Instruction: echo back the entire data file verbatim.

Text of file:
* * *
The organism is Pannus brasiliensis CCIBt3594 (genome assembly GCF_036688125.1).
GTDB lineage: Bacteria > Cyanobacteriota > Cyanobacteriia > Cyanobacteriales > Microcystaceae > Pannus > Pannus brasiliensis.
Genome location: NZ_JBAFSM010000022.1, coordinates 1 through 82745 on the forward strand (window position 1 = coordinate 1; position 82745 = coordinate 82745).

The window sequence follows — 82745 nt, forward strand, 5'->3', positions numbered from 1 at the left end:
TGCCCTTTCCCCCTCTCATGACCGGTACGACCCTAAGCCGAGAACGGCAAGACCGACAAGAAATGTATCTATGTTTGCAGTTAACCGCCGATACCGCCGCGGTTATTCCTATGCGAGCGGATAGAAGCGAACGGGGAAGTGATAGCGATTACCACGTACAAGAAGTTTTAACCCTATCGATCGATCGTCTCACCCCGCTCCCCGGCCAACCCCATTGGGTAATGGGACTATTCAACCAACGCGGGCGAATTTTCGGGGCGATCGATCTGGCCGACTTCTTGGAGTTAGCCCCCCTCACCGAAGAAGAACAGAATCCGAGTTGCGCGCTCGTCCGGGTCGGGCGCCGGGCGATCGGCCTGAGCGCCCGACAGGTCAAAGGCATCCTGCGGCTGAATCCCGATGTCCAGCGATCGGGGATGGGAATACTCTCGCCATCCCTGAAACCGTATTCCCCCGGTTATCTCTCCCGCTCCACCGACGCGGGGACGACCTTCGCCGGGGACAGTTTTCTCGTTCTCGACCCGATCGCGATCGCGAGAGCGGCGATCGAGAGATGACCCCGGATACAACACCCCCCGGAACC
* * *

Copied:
The organism is Pannus brasiliensis CCIBt3594 (genome assembly GCF_036688125.1).
GTDB lineage: Bacteria > Cyanobacteriota > Cyanobacteriia > Cyanobacteriales > Microcystaceae > Pannus > Pannus brasiliensis.
Genome location: NZ_JBAFSM010000022.1, coordinates 1 through 82745 on the forward strand (window position 1 = coordinate 1; position 82745 = coordinate 82745).

The window sequence follows — 82745 nt, forward strand, 5'->3', positions numbered from 1 at the left end:
TGCCCTTTCCCCCTCTCATGACCGGTACGACCCTAAGCCGAGAACGGCAAGACCGACAAGAAATGTATCTATGTTTGCAGTTAACCGCCGATACCGCCGCGGTTATTCCTATGCGAGCGGATAGAAGCGAACGGGGAAGTGATAGCGATTACCACGTACAAGAAGTTTTAACCCTATCGATCGATCGTCTCACCCCGCTCCCCGGCCAACCCCATTGGGTAATGGGACTATTCAACCAACGCGGGCGAATTTTCGGGGCGATCGATCTGGCCGACTTCTTGGAGTTAGCCCCCCTCACCGAAGAAGAACAGAATCCGAGTTGCGCGCTCGTCCGGGTCGGGCGCCGGGCGATCGGCCTGAGCGCCCGACAGGTCAAAGGCATCCTGCGGCTGAATCCCGATGTCCAGCGATCGGGGATGGGAATACTCTCGCCATCCCTGAAACCGTATTCCCCCGGTTATCTCTCCCGCTCCACCGACGCGGGGACGACCTTCGCCGGGGACAGTTTTCTCGTTCTCGACCCGATCGCGATCGCGAGAGCGGCGATCGAGAGATGACCCCGGATACAACACCCCCCGGAACC